So I would love for you to pray with us that everything will continue to move along smoothly, so that after Christmas, but before New Years the girls can move into their new home!

Thanks so much, and I’ll let you know what happens!!

-Letitia

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Bacteria in a Petri Dish…2 Years Later

11/11/11

The day we arrived in Haiti!Ā A day that’s not hard to remember!

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We were so fresh!

We moved to Haiti without ever visiting, without knowing the language…with a two year contract!

We had spent so much energy, experienced many frustrations and joys in the almost 2 years it took to prepare for Haiti, that we were beyond excited the day we laid eyes on the new country we would be living in!

When the honeymoon phase of living in a new, exotic country was over, reality struck! Learning a new language is one thing, but being able to communicate proficiently is another thing…it’s not just fun, it’s hard work…it’s exhausting.

Building relationships with 120+ new people (children, teens and adults) while speaking this foreign language is challenging, and the number of funny and frustrating miscommunications are countless!

Now we’re not so fresh! (Unfortunately in some ways, quite literally!)

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I’m not sure if the average eye can see the difference. Maybe only we can. But the difference to us is enormous. The things we’ve experienced and learned in just 2 years I feel has grown us by 5 years (maybe 10 in some areas)!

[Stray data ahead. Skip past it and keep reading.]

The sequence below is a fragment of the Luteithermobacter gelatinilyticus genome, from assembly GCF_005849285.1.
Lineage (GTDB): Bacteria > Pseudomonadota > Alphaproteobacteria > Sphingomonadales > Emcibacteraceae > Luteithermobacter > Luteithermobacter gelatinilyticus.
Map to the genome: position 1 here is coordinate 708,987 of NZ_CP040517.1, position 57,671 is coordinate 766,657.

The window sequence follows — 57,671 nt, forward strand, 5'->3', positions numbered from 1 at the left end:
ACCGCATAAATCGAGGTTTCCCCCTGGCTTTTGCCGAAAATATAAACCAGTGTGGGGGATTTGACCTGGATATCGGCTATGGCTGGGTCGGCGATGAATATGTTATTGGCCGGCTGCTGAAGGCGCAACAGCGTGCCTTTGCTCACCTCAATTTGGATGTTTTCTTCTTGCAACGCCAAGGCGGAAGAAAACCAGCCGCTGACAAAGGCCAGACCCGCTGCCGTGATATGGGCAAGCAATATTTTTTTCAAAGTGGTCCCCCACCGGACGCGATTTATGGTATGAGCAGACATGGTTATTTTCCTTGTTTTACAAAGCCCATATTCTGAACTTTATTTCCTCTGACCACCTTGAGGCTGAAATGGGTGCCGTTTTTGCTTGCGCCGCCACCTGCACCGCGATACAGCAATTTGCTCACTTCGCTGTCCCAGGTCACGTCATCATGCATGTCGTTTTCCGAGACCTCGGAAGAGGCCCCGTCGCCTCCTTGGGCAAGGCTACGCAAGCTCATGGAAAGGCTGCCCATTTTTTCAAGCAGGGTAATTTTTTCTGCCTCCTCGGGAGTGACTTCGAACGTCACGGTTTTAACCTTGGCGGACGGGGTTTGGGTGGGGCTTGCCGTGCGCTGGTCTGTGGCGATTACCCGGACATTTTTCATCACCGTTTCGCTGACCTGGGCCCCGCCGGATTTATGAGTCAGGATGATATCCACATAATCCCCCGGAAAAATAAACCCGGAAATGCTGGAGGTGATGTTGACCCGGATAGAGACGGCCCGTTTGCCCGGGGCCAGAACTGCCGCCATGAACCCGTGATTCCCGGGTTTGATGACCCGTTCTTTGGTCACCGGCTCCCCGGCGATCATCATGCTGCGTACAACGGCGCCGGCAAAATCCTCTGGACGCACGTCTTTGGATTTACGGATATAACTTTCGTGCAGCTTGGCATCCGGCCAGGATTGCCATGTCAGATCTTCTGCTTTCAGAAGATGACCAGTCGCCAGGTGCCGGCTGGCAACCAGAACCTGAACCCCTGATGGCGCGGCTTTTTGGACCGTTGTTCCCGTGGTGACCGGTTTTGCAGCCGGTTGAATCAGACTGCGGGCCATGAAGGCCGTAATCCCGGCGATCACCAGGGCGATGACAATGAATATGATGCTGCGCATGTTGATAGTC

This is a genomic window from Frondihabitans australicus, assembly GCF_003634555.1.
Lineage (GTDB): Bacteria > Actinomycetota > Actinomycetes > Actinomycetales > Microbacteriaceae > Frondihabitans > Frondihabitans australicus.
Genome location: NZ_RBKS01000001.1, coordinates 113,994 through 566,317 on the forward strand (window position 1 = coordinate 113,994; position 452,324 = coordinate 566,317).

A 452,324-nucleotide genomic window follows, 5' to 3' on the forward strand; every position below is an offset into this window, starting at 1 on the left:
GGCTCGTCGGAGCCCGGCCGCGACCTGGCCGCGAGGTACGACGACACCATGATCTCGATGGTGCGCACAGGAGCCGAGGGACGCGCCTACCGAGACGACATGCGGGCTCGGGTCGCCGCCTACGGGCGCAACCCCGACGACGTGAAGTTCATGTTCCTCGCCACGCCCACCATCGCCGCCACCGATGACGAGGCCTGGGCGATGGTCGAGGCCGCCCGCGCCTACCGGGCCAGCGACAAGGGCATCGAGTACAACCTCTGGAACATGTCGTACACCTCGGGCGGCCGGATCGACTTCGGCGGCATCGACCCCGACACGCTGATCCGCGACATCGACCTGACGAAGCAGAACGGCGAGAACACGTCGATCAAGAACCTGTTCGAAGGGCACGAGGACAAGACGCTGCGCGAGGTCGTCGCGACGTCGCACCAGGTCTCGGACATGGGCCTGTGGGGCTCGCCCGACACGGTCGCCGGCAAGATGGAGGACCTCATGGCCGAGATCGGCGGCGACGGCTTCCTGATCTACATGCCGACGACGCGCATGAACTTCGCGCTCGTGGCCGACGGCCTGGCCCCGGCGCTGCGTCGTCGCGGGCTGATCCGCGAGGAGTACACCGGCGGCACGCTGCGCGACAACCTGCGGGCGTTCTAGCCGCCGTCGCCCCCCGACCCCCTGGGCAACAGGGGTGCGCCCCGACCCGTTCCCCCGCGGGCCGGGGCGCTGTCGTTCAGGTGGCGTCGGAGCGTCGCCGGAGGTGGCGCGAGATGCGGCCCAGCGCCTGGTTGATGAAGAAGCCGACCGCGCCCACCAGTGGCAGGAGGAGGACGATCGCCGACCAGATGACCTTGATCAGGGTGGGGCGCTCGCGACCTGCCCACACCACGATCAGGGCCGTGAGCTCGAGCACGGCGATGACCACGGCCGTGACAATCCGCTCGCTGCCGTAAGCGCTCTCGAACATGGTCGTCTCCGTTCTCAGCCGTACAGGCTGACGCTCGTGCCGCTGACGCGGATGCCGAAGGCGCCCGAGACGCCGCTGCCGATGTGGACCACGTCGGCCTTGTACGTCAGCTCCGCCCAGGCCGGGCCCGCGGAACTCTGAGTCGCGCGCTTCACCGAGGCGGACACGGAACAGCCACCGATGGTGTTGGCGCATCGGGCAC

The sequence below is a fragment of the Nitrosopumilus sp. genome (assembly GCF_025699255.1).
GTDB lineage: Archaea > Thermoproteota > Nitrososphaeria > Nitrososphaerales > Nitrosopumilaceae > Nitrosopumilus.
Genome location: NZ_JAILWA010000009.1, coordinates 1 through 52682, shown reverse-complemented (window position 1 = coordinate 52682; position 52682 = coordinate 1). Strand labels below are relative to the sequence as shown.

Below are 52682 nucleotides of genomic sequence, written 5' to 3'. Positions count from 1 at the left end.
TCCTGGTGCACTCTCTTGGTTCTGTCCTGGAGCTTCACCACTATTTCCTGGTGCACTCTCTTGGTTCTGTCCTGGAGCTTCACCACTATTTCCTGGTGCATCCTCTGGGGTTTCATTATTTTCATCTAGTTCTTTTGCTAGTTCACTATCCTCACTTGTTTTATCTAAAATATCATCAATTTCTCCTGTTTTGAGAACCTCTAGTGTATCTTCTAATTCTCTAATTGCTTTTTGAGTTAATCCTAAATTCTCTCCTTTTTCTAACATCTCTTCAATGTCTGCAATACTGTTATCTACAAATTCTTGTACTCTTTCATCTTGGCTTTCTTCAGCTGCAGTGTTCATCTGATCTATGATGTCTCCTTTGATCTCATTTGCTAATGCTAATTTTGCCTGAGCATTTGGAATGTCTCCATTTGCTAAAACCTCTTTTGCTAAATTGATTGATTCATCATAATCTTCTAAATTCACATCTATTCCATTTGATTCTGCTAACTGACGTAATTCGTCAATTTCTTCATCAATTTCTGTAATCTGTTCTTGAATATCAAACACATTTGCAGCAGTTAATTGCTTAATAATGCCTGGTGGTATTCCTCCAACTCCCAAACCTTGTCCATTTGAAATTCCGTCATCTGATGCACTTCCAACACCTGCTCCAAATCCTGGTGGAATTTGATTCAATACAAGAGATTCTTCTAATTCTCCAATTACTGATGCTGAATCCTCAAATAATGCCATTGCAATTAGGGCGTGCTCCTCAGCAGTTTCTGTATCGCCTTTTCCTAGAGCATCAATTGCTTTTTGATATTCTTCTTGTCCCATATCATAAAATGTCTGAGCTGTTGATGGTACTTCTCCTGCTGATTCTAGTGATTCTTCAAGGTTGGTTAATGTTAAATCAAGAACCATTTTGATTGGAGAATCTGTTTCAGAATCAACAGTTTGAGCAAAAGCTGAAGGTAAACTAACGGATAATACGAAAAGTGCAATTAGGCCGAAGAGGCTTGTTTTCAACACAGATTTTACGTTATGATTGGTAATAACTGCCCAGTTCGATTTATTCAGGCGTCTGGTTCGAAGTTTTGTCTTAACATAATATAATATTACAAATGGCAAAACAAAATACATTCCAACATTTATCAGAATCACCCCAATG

Don’t get me wrong, I know that 2 years is a drop in the bucket when working overseas, and building relationships. Add a zero on the end of that and I think we could call ourselves ‘veterans’.

But I can’t begin to tell you how different we feel. How differently we think. How differently we see the world.

I think intense situations (if you allow them) speed up your growth process like bacteria in a petri dish.

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We grew a lot in the 2 years it took for us to come to Haiti…which we felt put us in a good place to go. But now, comparing the growth rate seems silly. It’s not even comparable! Both were obviously important and necessary!

So I guess upon reflecting on 2 years of living in Haiti…I realize we’re like bacteria šŸ˜‰

But surely the good kind!

Here’s to 11/11/13! Thanks for staying on the journey with us!

-Letitia